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New Essays on the Nature of Legal Reasoning

New Essays on the Nature of Legal Reasoning
Product ISBN: 9781509937653
Status: Out of stock (Delivery time : 4 - 6 weeks)

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This is the first book to bring together distinguished jurisprudential theorists, as well as up-and-coming scholars, to critically assess the nature of legal reasoning.

The volume is divided into 3 parts:

  • The first part, General Jurisprudence and Legal Reasoning, addresses issues at the intersection of general jurisprudence - those pertaining to the nature of law itself - and legal reasoning
  • The second part, Rules and Reasons, addresses two concepts central to two prominent types of theory of legal reasoning,and
  • The essays in the third and final part, Doctrine and Practice, delve into the mechanics of legal practice and doctrine, from a legal reasoning perspective.

table of content

Mark McBride (National University of Singapore) and James Penner (National University of Singapore)
Part I: General Jurisprudence and Legal Reasoning
1. On the Relationship between Law and Legal Reasoning
Fred Schauer (University of Virginia, USA)
2. The Law of the Street
Barbara Baum Levenbook (North Carolina State University, USA)
3. Must Legal Reasons be General?
Fabio Shecaira (Federal University of Rio de Janeiro, Brazil)
4. The Reasons Model and General Jurisprudence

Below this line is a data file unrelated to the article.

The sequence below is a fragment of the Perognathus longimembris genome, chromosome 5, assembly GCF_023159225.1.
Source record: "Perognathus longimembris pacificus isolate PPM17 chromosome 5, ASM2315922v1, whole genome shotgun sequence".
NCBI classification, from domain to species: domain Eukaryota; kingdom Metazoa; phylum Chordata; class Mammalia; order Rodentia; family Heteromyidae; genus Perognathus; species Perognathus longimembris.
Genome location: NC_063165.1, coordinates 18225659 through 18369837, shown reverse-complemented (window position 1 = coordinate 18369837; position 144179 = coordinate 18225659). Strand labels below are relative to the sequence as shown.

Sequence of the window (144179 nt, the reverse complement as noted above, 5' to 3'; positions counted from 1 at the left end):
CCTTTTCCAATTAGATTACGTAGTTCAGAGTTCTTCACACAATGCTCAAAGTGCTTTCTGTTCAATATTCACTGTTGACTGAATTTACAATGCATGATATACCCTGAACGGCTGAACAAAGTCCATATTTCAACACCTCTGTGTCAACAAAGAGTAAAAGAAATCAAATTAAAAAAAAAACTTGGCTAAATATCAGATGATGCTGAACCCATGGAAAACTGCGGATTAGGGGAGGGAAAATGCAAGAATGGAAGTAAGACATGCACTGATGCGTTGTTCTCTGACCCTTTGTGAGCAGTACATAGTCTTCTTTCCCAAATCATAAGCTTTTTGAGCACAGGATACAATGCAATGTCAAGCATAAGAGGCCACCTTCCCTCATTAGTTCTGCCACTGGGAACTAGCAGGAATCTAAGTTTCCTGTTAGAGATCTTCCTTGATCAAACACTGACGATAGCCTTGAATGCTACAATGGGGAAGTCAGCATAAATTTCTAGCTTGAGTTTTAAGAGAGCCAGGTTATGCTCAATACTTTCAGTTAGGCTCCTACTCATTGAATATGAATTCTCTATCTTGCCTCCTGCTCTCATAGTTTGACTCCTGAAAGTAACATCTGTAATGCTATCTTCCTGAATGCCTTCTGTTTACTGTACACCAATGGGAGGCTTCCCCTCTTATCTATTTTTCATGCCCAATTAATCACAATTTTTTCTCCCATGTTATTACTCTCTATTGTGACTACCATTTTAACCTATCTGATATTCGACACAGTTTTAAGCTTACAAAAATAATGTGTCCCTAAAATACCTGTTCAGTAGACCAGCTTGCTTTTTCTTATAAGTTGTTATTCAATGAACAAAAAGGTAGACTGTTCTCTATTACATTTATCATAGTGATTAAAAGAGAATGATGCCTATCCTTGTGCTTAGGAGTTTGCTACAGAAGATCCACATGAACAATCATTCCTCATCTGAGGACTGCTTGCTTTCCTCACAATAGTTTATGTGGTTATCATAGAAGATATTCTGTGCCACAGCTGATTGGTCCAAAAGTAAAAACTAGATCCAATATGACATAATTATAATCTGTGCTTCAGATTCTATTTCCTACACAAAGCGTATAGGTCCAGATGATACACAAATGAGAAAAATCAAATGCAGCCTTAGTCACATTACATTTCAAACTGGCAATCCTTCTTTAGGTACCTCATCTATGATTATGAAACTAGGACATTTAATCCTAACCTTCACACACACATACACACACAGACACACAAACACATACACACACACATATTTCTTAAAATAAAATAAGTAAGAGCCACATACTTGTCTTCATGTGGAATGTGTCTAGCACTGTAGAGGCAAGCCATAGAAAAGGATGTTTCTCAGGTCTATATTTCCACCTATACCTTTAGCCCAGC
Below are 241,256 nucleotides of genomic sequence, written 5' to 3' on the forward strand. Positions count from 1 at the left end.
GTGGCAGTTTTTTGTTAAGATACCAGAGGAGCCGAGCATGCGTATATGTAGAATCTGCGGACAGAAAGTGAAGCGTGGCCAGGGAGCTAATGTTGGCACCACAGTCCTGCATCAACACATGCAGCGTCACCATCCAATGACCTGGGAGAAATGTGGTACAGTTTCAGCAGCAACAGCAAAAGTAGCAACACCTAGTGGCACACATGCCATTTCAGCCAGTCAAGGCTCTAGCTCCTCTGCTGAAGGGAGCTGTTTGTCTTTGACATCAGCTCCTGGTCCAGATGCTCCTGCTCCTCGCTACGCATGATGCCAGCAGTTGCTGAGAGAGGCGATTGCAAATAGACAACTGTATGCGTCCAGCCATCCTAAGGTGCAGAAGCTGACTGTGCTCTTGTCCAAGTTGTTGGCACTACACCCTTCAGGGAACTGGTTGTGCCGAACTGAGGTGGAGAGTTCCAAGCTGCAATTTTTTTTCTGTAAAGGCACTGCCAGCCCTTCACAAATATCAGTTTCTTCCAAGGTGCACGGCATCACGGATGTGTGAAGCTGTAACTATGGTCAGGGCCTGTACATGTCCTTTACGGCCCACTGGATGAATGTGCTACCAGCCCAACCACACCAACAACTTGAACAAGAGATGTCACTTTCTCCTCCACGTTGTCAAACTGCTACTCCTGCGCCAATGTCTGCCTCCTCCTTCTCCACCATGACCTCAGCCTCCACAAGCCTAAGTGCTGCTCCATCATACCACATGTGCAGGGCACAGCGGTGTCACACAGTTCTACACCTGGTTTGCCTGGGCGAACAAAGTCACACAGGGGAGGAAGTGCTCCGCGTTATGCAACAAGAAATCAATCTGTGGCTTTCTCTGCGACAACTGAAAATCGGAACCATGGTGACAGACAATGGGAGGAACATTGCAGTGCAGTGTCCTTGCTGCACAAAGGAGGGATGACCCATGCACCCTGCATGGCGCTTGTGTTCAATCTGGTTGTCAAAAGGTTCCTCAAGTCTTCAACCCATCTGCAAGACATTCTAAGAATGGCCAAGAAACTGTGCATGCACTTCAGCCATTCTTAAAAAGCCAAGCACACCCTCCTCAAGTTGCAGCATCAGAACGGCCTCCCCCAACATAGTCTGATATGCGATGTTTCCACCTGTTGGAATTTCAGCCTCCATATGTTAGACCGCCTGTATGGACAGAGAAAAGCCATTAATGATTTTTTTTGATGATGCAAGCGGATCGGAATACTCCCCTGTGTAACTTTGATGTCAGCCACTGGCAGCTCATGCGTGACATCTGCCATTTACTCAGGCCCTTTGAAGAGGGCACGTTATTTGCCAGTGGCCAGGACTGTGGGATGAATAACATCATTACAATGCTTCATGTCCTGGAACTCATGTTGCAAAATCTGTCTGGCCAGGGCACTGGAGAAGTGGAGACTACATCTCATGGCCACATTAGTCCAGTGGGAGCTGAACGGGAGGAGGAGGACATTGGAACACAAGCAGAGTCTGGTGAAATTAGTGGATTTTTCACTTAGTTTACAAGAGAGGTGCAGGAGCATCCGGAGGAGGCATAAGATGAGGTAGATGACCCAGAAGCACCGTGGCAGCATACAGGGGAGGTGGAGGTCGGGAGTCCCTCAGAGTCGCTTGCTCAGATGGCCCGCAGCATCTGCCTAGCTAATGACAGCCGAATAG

Adam Rigoni (Arizona State University, USA)
Part II: Rules and Reasons
5. No Reasons
Mark McBride (National University of Singapore)
6. Revisiting the Reasons Account of Precedent
Grant Lamond (University of Oxford, UK)
7. Visiting Revisiting Reasons (working title)
John Horty (University of Maryland, USA)
8. How to Govern Conduct
Larry Alexander (University of San Diego, USA) and Emily Sherwin (Cornell University, USA)
9. Working with a Body of Rules: On the Nature of Doctrinal Legal Disagreement in Common Law and Equity
James Penner (National University of Singapore)
Part III: Doctrine and Practice
10. Thinking Like A Lawyer: An Introduction to Common Law Method
Sundram Soosay (Independent Scholar)
11. Square Pegs in Round Holes: Pro Se Litigants and Unjust Argument Design
Katharina Stevens (University of Lethbridge, Canada) and Nicole Lockstadt (McMaster University, Canada)
12. Lesser Evils, Mere Permissions and Justifying Reasons
Rob Mullins (University of Queensland, Australia)
13. What is a Legal Argument? An Explanation from Logocratic Metaphysics
Scott Brewer (Harvard University, USA)